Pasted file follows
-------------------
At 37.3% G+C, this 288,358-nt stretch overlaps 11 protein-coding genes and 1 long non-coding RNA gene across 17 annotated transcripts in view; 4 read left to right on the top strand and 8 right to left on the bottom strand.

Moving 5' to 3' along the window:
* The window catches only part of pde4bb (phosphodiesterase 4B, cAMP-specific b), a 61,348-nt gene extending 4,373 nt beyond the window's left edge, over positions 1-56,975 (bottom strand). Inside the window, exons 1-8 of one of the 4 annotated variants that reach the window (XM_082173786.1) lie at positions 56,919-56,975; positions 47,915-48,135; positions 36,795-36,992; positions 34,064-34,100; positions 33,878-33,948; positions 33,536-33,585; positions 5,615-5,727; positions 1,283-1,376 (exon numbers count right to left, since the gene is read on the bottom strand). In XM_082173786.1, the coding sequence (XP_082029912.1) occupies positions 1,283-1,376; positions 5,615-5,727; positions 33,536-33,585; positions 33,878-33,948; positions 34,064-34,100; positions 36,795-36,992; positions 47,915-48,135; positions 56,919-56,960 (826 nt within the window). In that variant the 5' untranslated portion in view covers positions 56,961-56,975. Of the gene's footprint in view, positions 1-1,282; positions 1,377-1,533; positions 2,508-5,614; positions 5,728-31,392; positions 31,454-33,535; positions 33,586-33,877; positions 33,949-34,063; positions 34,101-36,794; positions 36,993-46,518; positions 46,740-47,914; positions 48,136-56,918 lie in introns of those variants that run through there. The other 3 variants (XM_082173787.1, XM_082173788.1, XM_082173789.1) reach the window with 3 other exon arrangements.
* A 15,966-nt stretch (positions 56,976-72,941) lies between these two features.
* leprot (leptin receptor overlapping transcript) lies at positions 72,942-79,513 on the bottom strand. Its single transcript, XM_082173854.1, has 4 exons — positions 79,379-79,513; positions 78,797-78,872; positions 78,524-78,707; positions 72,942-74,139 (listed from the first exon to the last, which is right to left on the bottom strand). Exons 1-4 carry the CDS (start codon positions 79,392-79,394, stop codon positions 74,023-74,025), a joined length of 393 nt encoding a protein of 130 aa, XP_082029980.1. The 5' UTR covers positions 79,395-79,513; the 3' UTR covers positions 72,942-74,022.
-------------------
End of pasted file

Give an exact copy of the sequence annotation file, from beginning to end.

At 37.3% G+C, this 288,358-nt stretch overlaps 11 protein-coding genes and 1 long non-coding RNA gene across 17 annotated transcripts in view; 4 read left to right on the top strand and 8 right to left on the bottom strand.

Moving 5' to 3' along the window:
* The window catches only part of pde4bb (phosphodiesterase 4B, cAMP-specific b), a 61,348-nt gene extending 4,373 nt beyond the window's left edge, over positions 1-56,975 (bottom strand). Inside the window, exons 1-8 of one of the 4 annotated variants that reach the window (XM_082173786.1) lie at positions 56,919-56,975; positions 47,915-48,135; positions 36,795-36,992; positions 34,064-34,100; positions 33,878-33,948; positions 33,536-33,585; positions 5,615-5,727; positions 1,283-1,376 (exon numbers count right to left, since the gene is read on the bottom strand). In XM_082173786.1, the coding sequence (XP_082029912.1) occupies positions 1,283-1,376; positions 5,615-5,727; positions 33,536-33,585; positions 33,878-33,948; positions 34,064-34,100; positions 36,795-36,992; positions 47,915-48,135; positions 56,919-56,960 (826 nt within the window). In that variant the 5' untranslated portion in view covers positions 56,961-56,975. Of the gene's footprint in view, positions 1-1,282; positions 1,377-1,533; positions 2,508-5,614; positions 5,728-31,392; positions 31,454-33,535; positions 33,586-33,877; positions 33,949-34,063; positions 34,101-36,794; positions 36,993-46,518; positions 46,740-47,914; positions 48,136-56,918 lie in introns of those variants that run through there. The other 3 variants (XM_082173787.1, XM_082173788.1, XM_082173789.1) reach the window with 3 other exon arrangements.
* A 15,966-nt stretch (positions 56,976-72,941) lies between these two features.
* leprot (leptin receptor overlapping transcript) lies at positions 72,942-79,513 on the bottom strand. Its single transcript, XM_082173854.1, has 4 exons — positions 79,379-79,513; positions 78,797-78,872; positions 78,524-78,707; positions 72,942-74,139 (listed from the first exon to the last, which is right to left on the bottom strand). Exons 1-4 carry the CDS (start codon positions 79,392-79,394, stop codon positions 74,023-74,025), a joined length of 393 nt encoding a protein of 130 aa, XP_082029980.1. The 5' UTR covers positions 79,395-79,513; the 3' UTR covers positions 72,942-74,022.